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Publication numberUS767321 A
Publication typeGrant
Publication dateAug 9, 1904
Filing dateOct 3, 1903
Priority dateOct 3, 1903
Publication numberUS 767321 A, US 767321A, US-A-767321, US767321 A, US767321A
InventorsFrederick W Wheldon
Original AssigneeFrederick W Wheldon
Export CitationBiBTeX, EndNote, RefMan
External Links: USPTO, USPTO Assignment, Espacenet
Refrigerator.
US 767321 A
Abstract  available in
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Claims  available in
Description  (OCR text may contain errors)

PATENTED AUG. 9, 1904.

P. W; WHELDON. REFRIGERATOR. APPLIOATION FILED 00!.3. 1903.

H0 MODEL.

R RS.

W/ TNESSES:

A 770HNE Y8 UNITED STATES Patented August 9,1 904.

PATENT OFFICE.

REFRIGERATOR.

SPECIFICATION forming part of Letters Patent No. 767,321, dated August 9, 1904.

' Application filed October 3, 1903. Serial No. 175,560. (No model.)

T0 on whom it may concern:

Be it known that I, FREDERIoK W. VVIIEL- DON, a subject of the King of Great Britain, and a resident of the city of New York, borough of Manhattan, in the county and State of New York, have invented anew and Improved Refrigerator, of which the following is a full, clear, and exact description.

This invention relates to improvements in refrigerators or ice-chests, an object being to provide a refrigerator with a plurality of inner walls of textile material spaced apart to form air-spaces, whereby there may be a free circulation of air, causing a low temperature and preserving the ice to a considerable extent, and this construction also makes the device comparatively light and inexpensive.

I will describe a refrigerator embodying my invention and then point out the novel features in the appended claim.

Reference is to be had to the accompanying drawings, forming a part of this specification, in which similar characters of reference indicate corresponding parts in all the figures.

Figure 1 is a perspective view of a refrigerator embodying my invention with a portion broken away to show the interior construction. Fig. 2 is a sectional elevation thereof. Fig. 8 is a section on the line a w of Fig. 2, and Fig. 4 is a sectional detail view hereinafter more fully described.

The refrigerator comprises an outer casing or box 1, open at the bottom and having a cover comprising an outer frame 2 hinged to the said casing. Arranged in the casing is a rectangular frame comprising corner uprights 3, top end pieces 4, bottom end pieces 5, and rear and front attaching-pieces at the top and bottom. Attached to the inner side of the box or casing 1 is a fabric 6such, for instance, as canvasand extended around the inner side inward of this lining 6 is a wall 7 of canvas, spaced from the canvas6 by means of spacing-blocks 8. At the corners and inward of this wall 7 and spaced therefrom are textile walls 9 10, the said walls 9 10 being also spaced apart and secured by means of angular corner-posts 11. Attached to the lower portion of the rectangular frame are cross-bars 12, on which a metallic box 13 rests, this box 13 being designed to receive the ice and material to be kept in cool condition.

Secured in the lower portion of the box or casing are two rectangular frames 14 15,and on the upper side of the frame 14 is secured a canvas or other textile material 16, and also secured to said frame 14 is a textile bottom wall 17, spaced from the Wall 16, While arranged between the frames 14 and 15 and spaced apart and also spaced from the wall 17 are textile walls or bottom strips 18 19.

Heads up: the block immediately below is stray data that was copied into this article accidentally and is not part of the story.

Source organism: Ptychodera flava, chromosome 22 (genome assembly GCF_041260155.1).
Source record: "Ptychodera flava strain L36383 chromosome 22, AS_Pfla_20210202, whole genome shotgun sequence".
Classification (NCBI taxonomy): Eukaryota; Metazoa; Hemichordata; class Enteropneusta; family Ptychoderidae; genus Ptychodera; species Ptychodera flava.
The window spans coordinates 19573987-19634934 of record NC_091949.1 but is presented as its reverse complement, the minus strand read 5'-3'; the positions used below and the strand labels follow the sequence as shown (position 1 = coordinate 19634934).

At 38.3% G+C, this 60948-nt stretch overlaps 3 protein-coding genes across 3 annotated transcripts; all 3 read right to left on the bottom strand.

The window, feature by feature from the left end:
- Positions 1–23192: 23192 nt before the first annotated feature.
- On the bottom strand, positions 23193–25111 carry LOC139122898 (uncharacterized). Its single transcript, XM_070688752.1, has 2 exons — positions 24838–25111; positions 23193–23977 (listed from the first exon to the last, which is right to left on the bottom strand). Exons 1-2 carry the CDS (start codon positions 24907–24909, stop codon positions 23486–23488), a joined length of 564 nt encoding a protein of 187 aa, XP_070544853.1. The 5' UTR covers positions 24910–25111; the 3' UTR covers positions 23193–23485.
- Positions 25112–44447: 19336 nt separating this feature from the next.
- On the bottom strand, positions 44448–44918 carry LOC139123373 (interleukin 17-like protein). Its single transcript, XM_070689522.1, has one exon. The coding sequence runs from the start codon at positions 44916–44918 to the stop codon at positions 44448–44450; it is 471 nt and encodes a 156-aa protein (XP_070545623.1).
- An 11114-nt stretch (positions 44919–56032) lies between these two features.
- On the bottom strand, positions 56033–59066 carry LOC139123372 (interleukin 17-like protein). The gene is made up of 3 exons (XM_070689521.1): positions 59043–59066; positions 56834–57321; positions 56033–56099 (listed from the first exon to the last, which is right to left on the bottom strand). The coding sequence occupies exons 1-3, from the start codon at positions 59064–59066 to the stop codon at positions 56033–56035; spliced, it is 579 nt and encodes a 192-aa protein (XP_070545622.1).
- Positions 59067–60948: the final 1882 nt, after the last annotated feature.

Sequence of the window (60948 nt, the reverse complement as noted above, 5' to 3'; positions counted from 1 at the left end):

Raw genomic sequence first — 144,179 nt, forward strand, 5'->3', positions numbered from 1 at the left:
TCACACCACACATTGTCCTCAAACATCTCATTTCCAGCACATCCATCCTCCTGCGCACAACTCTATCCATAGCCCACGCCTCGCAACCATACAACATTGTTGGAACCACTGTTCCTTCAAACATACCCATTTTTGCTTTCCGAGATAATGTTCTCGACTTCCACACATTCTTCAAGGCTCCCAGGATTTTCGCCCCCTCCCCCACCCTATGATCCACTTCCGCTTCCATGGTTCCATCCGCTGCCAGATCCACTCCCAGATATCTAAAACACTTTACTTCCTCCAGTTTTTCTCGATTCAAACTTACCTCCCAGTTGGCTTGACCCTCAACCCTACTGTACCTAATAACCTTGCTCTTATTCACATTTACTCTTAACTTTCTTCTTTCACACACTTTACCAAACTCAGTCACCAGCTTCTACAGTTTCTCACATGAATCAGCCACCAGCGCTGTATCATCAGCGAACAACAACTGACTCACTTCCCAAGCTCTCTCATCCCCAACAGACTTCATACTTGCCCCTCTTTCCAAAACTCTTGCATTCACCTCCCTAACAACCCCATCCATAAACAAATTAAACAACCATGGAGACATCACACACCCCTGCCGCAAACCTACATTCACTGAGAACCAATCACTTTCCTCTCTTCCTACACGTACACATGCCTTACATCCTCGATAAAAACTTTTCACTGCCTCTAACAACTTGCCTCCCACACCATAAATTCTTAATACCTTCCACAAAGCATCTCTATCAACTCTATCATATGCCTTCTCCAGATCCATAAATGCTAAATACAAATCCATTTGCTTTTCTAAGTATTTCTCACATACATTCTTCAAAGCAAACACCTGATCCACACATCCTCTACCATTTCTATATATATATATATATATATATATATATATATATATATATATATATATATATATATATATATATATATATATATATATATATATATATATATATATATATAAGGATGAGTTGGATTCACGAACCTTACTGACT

Secured to the inner side of the frame portion 2 of the cover is an inner frame'20, to which top walls 21, 22, 23, and 24 are attached. The walls 21 and 22 are placed on the upper side of said frame and are spaced apart, while the Walls 23 and 2 1 are-arranged at the under side and spaced apart. Secured above the top wall 21 is a lid or cover 25, of

wood. This is supported above said wall 21 by means of supporting corner blocks 26. From the receptacle 13 a drip-pipe 27 leads through the bottom walls of the refrigerator. By this construction it will be seen that there is a free circulation of air. The same may pass through the meshes of the several bottom walls and become considerably cleaned of impurities by so passing, and thence circulate through and between the side and end walls and through and between the top textile walls. The imperforate or solid top will prevent the air from passing directly upward through the refrigerator in a body.

Having thus described my invention, I claim as new and desire to secure by Letters Patent A refrigerator comprising an outer casing open at the bottom, a cover comprising a plurality of lengths ofcanvas spaced apart to form air-spaces between them, a Wooden lid supported and spaced above the upper lengths of canvas, a bottom for the casing, consisting wholly of a plurality of lengths of canvas spaced apart providing for the free circulation of air between them, canvas secured to the inner surface of the casing, and inner side and end walls spaced apart and consisting of canvas.

In testimony whereof I have signed my name to this specification in the presence of two sub-V scribing witnesses.

FREDERICK W. WHELDON. Witnesses:

JNo. M. RI'r'rER, C. R. FERGUSON.

Referenced by
Citing PatentFiling datePublication dateApplicantTitle
US4375758 *Sep 14, 1981Mar 8, 1983Simmons Jesse KPortable ice table
US5340000 *Jul 13, 1993Aug 23, 1994Ring Can CorporationVented plastic bottle
US5346106 *Dec 1, 1993Sep 13, 1994Ring Can CorporationContainer having no-glug pouring spout
US6675599Apr 3, 2003Jan 13, 2004Michael N. CorreiaPortable rectangular tabletop picnic cooler
Classifications
Cooperative ClassificationF25D23/062